With regard to future cooperation between India and Vietnam, there are several joint ventures where both countries can cooperate. On defence technology, India and Vietnam can deepen cooperation by working jointly on developing short range missiles, landing guidance gear, beyond visual range radars, surveillance and control planes, coastal defence mechanisms and development of submarine fleet. Vietnam today is one of the world’s biggest arms importers and seeks to boost its maritime defensive capability. For strengthening security and defence, the need for maritime patrol aircraft, missile patrol boats, fifth generation fighter aircraft and multiple launch rocket system to build a defensive platform is essential. On the other hand, New Delhi intends to strengthen its combat preparedness through greater domestic R & D, procurement and joint production of defence equipment with its partners. India can become a beneficial partner for Vietnam as it is actively increasing its military capability and on this date has recognisable defence-related research and development performance.
In the civilian sector, there is need to enhance technical cooperation. The Cuu Long Delta Rice Research Institute (CLRRI) was established in 1977 with support from the Indian government. India helped establish the institute in the Mekong Delta, sending agricultural specialists and training its faculty in India. In rice production and management, India and Vietnam can extend their partnership to explore newer areas for incurring joint benefits. For instance, scientists of India and Vietnam can develop new high-yielding varieties of rice to increase rice production and meet demands of the future. Scientists can study alternative agricultural genetic improvement techniques and efficient irrigation systems to cultivate techniques of producing rice in low water situations. They can also work on small and medium tech engineering, cheap fabrication and software manufacturing of rugged computers, metallurgy and pharmaceuticals, sharing of best practices with regard to processed foods and cold chain management. With regard to industry, the need is for interactive joint projects through science and technology ministry, interaction between science institutes of the two countries and short term training programmes for Vietnam physicists in National Physical Laboratory. Moreover, pioneering research work need to be done by both countries with regard to application of cryogenics in pivotal sectors like agriculture, space science and manufacturing industry. The technology of cryogenics can be used to freeze essential food items and thus extend their shelf life. Both India and Vietnam have agriculture as the mainstay of their economy and as such maintaining and preserving quality food products can ensure reduced wastage and less dependency on imports from other countries as well.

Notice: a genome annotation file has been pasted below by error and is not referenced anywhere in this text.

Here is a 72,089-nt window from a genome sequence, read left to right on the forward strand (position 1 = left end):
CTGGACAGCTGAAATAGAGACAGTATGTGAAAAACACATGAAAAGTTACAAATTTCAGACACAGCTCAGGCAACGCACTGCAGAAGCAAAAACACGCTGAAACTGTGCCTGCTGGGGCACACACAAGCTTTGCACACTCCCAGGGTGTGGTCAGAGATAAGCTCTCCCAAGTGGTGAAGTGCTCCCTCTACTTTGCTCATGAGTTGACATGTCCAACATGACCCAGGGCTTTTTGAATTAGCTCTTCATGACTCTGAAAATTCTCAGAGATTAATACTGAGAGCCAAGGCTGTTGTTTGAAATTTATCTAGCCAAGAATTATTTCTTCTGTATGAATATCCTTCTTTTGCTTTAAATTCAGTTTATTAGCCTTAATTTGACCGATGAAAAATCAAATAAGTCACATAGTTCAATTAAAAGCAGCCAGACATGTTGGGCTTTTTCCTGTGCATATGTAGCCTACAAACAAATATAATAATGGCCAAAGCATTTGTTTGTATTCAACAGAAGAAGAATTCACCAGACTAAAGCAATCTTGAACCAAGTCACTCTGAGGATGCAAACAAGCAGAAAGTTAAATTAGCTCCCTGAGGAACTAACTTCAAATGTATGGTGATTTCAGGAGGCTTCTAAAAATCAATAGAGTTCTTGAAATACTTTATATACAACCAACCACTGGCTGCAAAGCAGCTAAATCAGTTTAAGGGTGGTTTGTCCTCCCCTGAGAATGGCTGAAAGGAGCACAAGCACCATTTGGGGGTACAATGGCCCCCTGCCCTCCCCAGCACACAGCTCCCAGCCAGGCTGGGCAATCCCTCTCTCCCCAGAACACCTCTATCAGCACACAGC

In cooperation in exploration and use of outer space for peaceful purposes, in which India and Vietnam have already signed an agreement on September 3, 2016, application of cryogenics can support space transportation infrastructure and science missions in operations/post-operations.
Application of cryogenics in manufacturing operations such as grinding and rolling increases functional performance as well. By jointly working on the use of cryogens in the manufacturing sector, India and Vietnam can increase manufacturing quality and thus in the future present a better alternative to Chinese manufacturing processes. (Part 2)
* Research Fellow, Indian Council of World Affairs, New Delhi, India